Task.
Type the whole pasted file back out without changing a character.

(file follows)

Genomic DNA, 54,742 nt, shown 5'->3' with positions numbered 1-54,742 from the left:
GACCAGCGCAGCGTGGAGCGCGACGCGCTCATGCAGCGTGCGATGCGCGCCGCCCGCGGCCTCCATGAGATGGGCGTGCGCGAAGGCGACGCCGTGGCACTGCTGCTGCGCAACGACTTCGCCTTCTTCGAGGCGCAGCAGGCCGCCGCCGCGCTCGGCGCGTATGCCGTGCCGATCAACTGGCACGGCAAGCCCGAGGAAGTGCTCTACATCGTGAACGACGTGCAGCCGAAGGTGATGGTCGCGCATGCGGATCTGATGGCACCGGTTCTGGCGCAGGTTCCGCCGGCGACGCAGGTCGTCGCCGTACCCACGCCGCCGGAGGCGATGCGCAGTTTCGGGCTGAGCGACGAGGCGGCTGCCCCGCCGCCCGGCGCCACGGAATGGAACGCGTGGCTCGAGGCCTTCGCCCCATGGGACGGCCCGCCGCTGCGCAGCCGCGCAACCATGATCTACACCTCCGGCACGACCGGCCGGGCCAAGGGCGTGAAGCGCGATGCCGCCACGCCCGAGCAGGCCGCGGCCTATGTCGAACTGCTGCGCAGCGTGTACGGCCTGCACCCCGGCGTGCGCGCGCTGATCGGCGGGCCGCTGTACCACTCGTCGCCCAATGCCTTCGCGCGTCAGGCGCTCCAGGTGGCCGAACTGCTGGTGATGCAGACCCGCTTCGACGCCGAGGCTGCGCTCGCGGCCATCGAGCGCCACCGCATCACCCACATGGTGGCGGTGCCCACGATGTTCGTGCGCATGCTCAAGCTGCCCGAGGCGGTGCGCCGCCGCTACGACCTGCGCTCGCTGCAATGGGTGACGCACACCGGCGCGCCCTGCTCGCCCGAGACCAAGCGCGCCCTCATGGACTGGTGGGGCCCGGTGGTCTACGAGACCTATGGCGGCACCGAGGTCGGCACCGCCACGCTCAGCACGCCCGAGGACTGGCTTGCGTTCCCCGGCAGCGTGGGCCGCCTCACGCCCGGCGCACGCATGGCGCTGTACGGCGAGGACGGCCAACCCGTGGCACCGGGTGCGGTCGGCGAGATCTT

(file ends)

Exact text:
Genomic DNA, 54,742 nt, shown 5'->3' with positions numbered 1-54,742 from the left:
GACCAGCGCAGCGTGGAGCGCGACGCGCTCATGCAGCGTGCGATGCGCGCCGCCCGCGGCCTCCATGAGATGGGCGTGCGCGAAGGCGACGCCGTGGCACTGCTGCTGCGCAACGACTTCGCCTTCTTCGAGGCGCAGCAGGCCGCCGCCGCGCTCGGCGCGTATGCCGTGCCGATCAACTGGCACGGCAAGCCCGAGGAAGTGCTCTACATCGTGAACGACGTGCAGCCGAAGGTGATGGTCGCGCATGCGGATCTGATGGCACCGGTTCTGGCGCAGGTTCCGCCGGCGACGCAGGTCGTCGCCGTACCCACGCCGCCGGAGGCGATGCGCAGTTTCGGGCTGAGCGACGAGGCGGCTGCCCCGCCGCCCGGCGCCACGGAATGGAACGCGTGGCTCGAGGCCTTCGCCCCATGGGACGGCCCGCCGCTGCGCAGCCGCGCAACCATGATCTACACCTCCGGCACGACCGGCCGGGCCAAGGGCGTGAAGCGCGATGCCGCCACGCCCGAGCAGGCCGCGGCCTATGTCGAACTGCTGCGCAGCGTGTACGGCCTGCACCCCGGCGTGCGCGCGCTGATCGGCGGGCCGCTGTACCACTCGTCGCCCAATGCCTTCGCGCGTCAGGCGCTCCAGGTGGCCGAACTGCTGGTGATGCAGACCCGCTTCGACGCCGAGGCTGCGCTCGCGGCCATCGAGCGCCACCGCATCACCCACATGGTGGCGGTGCCCACGATGTTCGTGCGCATGCTCAAGCTGCCCGAGGCGGTGCGCCGCCGCTACGACCTGCGCTCGCTGCAATGGGTGACGCACACCGGCGCGCCCTGCTCGCCCGAGACCAAGCGCGCCCTCATGGACTGGTGGGGCCCGGTGGTCTACGAGACCTATGGCGGCACCGAGGTCGGCACCGCCACGCTCAGCACGCCCGAGGACTGGCTTGCGTTCCCCGGCAGCGTGGGCCGCCTCACGCCCGGCGCACGCATGGCGCTGTACGGCGAGGACGGCCAACCCGTGGCACCGGGTGCGGTCGGCGAGATCTT